The 12 main advantages of One Planet Development
1. Affordable housing
The UK housing market is currently one of the most inflated in Europe, and inequality between those who own a home and those who don't is rising. For many, especially first time buyers and those who are on a low income, owning their own home is beyond reach. One Planet Development supports the construction of simple, well functioning dwellings tied into sustainable land management. These are intrinsically much less expensive to build than the average home, even when constructed to a conventionally accepted standard.
2. Sustainable, low impact homes
One Planet homes must be constructed from sustainable or recycled materials, locally sourced where possible for minimal environmental impact. Buildings must be energy efficient and generate all of their own electricity and heat renewably. Innovation and different styles of construction are encouraged as long as they comply with the stringent planning standards and meet building regulations. Dwellings should have a relatively low visual impact and be easy to take down at the end of their lives.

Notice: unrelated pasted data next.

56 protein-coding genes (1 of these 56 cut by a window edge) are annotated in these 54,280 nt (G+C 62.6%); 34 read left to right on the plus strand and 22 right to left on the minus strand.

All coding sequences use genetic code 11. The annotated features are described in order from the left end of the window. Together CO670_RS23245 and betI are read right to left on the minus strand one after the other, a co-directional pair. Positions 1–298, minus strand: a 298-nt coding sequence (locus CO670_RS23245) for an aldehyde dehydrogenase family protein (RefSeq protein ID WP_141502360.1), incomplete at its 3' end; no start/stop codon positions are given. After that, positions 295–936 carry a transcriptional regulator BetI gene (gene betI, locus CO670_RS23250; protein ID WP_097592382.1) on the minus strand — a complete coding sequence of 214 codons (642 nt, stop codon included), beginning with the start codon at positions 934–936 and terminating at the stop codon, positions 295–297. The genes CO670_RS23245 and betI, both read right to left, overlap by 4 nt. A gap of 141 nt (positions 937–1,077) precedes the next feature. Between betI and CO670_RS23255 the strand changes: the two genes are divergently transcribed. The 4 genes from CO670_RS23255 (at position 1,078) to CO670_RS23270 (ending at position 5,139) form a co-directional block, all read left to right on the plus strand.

3. A reduced burden on the public purse
The purchase of land and creation of a One Planet Development is self-funded from the beginning, unlike some types of agriculture which receive subsidies.
4. Creating genuine livelihoods
One Planet practitioners are required to meet 65% of their basic household needs from land based activity within a 5 year period. A robust management plan is required at planning application stage to show how these needs will be met. The result is a subsistence livelihood with the possibility to develop new streams of income from education and other related activities.
5. Increased land productivity
One Planet Developments promote a more sustainable level of food production. A study of organic smallholding-type food production found the level of produce per annum to be 3.5 kg per square metre, equating to 35 tonnes per hectare. This is over 4 to 5 times greater than average UK wheat yields of around 7-8 tonnes per hectare on the best soil.
6. Beneficial to wildlife and the land
One Planet practitioners have a duty to conserve and enhance the biodiversity, cultural heritage and landscape of a site. The existing ecology is carefully preserved and enhanced by planting hedgerows, orchards and wetlands. Produce is grown without the use of pesticides, herbicides or artificial fertilisers by using methods such as companion planting, soil care and encouraging natural predators of pests.
7. Beneficial to the local community